After flying over the Main Divide and landing on the Franz Joseph GlacierYear 12 Geography by Alena Wafer

Geography

Geography continues to be a popular choice for students.

The two Year 11 geography classes have engaged well with different contexts, at local, national and international scales. The Kaikoura earthquake gave students an excellent insight into how an extreme natural event can significantly affect people and the environment. Locally, a field trip to St Clair allowed students to see, firsthand, the issues our city faces with the coastline. Students could then appreciate the difficulty around the decision-making process, when trying to ensure the best way forward for Dunedin.

For the first time in over 20 years, the annual trip to the Aitken's farm on the Taieri Plains, to investigate sustainable dairy farming, could not go ahead, due to COVID. Instead, for this year, we turned our attention to the sustainability of tourism in the Maldives. Next year, though, we look forward to renewing our long-held association with the Aitken family.

This was a very exciting year for the Year 12 Geography class, who got to participate in the inaugural Mt Cook field trip. It was an absolutely amazing experience for the students, in one of the most beautiful natural environments. Students were able to see and experience up-close, what they had been learning about in the classroom. Highlights included flying over the Main Divide and landing on Fox and Franz Glaciers, as well as taking a boat trip up Lake Tasman to see and touch 600-year-old glacial ice. A big thank you to Mr Lines and Mrs Hurst for accompanying us on the trip.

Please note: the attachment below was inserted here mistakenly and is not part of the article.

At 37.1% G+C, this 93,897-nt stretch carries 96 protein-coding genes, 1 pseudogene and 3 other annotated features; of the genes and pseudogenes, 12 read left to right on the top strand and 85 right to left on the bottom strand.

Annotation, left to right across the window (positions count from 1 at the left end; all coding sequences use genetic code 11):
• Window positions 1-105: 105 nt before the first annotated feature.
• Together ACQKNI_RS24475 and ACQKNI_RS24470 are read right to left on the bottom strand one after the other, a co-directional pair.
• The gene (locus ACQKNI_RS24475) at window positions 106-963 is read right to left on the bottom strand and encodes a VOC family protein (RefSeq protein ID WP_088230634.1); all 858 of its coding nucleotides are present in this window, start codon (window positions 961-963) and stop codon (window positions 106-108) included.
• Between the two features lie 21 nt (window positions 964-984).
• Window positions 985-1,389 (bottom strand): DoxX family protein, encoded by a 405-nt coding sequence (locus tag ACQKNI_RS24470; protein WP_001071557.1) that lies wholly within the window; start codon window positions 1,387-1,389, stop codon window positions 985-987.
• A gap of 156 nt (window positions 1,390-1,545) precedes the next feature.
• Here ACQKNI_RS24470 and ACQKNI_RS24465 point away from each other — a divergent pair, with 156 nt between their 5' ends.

The other focus for Year 12s has been on inequalities in development, particularly in Tanzania. This allowed students to learn about life in a country, very different to their own.

The Year 13 Geography field trip to Queenstown is always a highlight of the year. The trip allows students to observe glaciation, natural and cultural environments, and tourism development, all elements of the Level 3 course. In addition, students were lucky enough to participate in some of the tourist activities, with both parasailing and bungy jumping being popular choices!

The Year 13 students also investigated the planning and decision-making process around a major event in New Zealand, as well as learning about human trafficking and why it is such a significant issue in the world.

At the end of our second COVID-interrupted year, I am thankful for the continued enthusiasm and passion of both the staff and students, who make the Geography department such a fabulous place to be a part of.